Bushfires: Supporting school communities
There are a range of resources to help school communities and educators support students, parents and colleagues affected by the bushfire crisis.
Australian Psychological Society (APS) President Ros Knight says most people can bounce back from difficult or traumatic experiences, but everyone is different and there’s no ‘prescribed way’ to respond to a traumatic experience.
‘The impact of disasters is not just felt at the time they occur,’ Knight adds. ‘It can last for a long time, or can lay dormant and appear months or years later. It is also important to remember that not everyone who experiences an emergency will have emotional distress or problems during or after the crisis.’
Resources and information
The APS has produced a series of information sheets to help children prepare for the threat of ongoing or new incidents, and during the bushfire recovery phase.
The New South Wales Department of Education (NSW DET) has set up a dedicated School safety page for those affected by the bushfires. It includes links to emergency updates, information on closures and resources on mental health support and reducing student and staff exposure to bushfire smoke. Teachers and parents can access specific advice on supporting children, and colleagues through a bushfire crisis.
The ACT Education Directorate says it is currently undertaking planning to support schools in managing the potential air quality issues and is in close contact with schools and the members of the school communities, including parents, carers and the ACT Council of Parents and Citizens Association. 'The safety of students and staff is our number one priority and we will be taking all necessary steps to support schools in responding to fire and air quality hazards prior to the commencement of Term 1, 2020.'
In Victoria, the Department of Education and Training also has a specific web page on the 2020 bushfires, which includes links to the latest information on closures and a range of resources. It has also set up a dedicated information page for parents and carers.
Online information from the Australian Child & Adolescent Trauma, Loss & Grief Network (ACATLGN) about responding to bushfire disaster includes links to classroom activities and other resources for teachers, principals, school counsellors and other mental health professionals working in schools.
Beyond Blue also has a webpage on Bushfires and mental health. It includes examples of common reactions, symptoms that go beyond these common reactions, and advice on dealing with the emotional impact of a bushfire.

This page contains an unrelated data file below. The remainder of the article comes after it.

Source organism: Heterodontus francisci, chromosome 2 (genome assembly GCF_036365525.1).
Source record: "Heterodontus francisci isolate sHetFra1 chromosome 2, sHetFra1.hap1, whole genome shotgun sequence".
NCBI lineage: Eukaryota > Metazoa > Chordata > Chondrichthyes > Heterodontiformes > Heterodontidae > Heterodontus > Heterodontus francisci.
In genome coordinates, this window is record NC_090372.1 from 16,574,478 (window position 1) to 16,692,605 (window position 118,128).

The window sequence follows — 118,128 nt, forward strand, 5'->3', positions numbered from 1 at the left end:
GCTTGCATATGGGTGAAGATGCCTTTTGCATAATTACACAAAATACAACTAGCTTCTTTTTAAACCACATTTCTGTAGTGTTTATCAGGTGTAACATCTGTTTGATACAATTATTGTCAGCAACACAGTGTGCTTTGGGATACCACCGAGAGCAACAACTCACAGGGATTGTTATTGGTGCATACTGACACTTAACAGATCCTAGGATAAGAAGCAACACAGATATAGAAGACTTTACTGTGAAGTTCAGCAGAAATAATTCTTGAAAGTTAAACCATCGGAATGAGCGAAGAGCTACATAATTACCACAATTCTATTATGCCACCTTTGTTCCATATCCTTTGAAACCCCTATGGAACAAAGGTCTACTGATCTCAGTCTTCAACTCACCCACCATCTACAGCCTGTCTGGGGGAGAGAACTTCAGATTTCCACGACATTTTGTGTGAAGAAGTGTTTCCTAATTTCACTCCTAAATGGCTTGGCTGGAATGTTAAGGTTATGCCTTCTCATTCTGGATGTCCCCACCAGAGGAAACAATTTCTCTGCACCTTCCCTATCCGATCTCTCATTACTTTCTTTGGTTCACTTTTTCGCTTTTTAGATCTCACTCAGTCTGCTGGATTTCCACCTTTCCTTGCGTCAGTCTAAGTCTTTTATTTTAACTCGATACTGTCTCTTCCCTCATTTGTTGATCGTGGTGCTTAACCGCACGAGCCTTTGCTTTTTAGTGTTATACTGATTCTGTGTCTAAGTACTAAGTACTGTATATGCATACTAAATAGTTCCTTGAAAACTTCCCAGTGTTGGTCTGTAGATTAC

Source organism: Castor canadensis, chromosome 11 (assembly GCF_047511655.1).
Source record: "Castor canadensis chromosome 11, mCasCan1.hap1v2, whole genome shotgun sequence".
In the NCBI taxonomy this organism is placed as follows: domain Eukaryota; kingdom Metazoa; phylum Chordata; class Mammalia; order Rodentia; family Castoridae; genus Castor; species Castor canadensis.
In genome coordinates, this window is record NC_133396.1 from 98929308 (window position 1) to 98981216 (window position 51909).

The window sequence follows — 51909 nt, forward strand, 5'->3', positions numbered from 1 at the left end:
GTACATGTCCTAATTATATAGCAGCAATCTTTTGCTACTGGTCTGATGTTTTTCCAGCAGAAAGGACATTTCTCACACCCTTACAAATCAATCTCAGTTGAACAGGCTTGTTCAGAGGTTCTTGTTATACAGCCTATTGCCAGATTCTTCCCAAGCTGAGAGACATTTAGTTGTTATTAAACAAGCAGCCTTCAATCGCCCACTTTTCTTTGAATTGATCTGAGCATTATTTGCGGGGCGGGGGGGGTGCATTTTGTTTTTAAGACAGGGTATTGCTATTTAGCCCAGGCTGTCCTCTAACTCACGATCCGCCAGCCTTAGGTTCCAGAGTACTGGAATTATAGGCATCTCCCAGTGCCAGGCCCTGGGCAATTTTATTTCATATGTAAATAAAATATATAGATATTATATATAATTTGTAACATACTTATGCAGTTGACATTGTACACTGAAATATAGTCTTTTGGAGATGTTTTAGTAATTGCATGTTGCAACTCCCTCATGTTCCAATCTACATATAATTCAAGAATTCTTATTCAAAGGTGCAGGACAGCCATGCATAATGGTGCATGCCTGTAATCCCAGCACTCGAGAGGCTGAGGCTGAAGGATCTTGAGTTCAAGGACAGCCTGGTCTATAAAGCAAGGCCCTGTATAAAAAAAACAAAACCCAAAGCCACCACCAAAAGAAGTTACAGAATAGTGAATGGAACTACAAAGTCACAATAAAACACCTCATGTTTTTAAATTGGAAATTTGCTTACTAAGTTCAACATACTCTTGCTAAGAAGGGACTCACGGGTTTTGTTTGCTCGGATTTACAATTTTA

Changes in students’ behaviour
The NSW DET says the bushfires have been unsettling and stressful for many school communities and in many ways. ‘Distress may be related to: having being directly at risk/exposed to fires (loss of homes, pets, personal belongings); being concerned about family or friends; feelings and memories related to previous experience; and, other grief and loss.’
One piece of advice for teachers is to listen and look. ‘Listen to the student’s story and look for changes in their behaviour, and check in regularly with any students that you are worried about.’
The APS says children aren’t always able to express their feelings in the same way as adults and might not react in the same way to stress, so it’s important to look out for changes in behaviour. This includes problems concentrating at school, withdrawal, and increased aggression or angry outbursts.
In this video, NSW DET psychologist Rose Glassock says the most common emotions among children are fear, anxiety and confusion. ‘Most of the time, what we’re looking for is how that might translate to their behaviour. It could be: eating more, eating less; sleeping more, sleeping less; often a regression in their behaviour – so, with little kids it might be that they’re more clingy, a bit more separation anxiety. And one of the other things is just a general sense of being more irritable.’
In advice to parents, Glassock says most children and young people recover with no additional psychological support, but when the behaviour mentioned above – which is a normal response – extends over a long period of time or has an additional impact on their life it’s time to seek additional support. She says the first port of call in schools would be classroom teachers or year advisors and school counsellors. Teaching staff who are concerned about a particular student should speak to school counselling and support staff.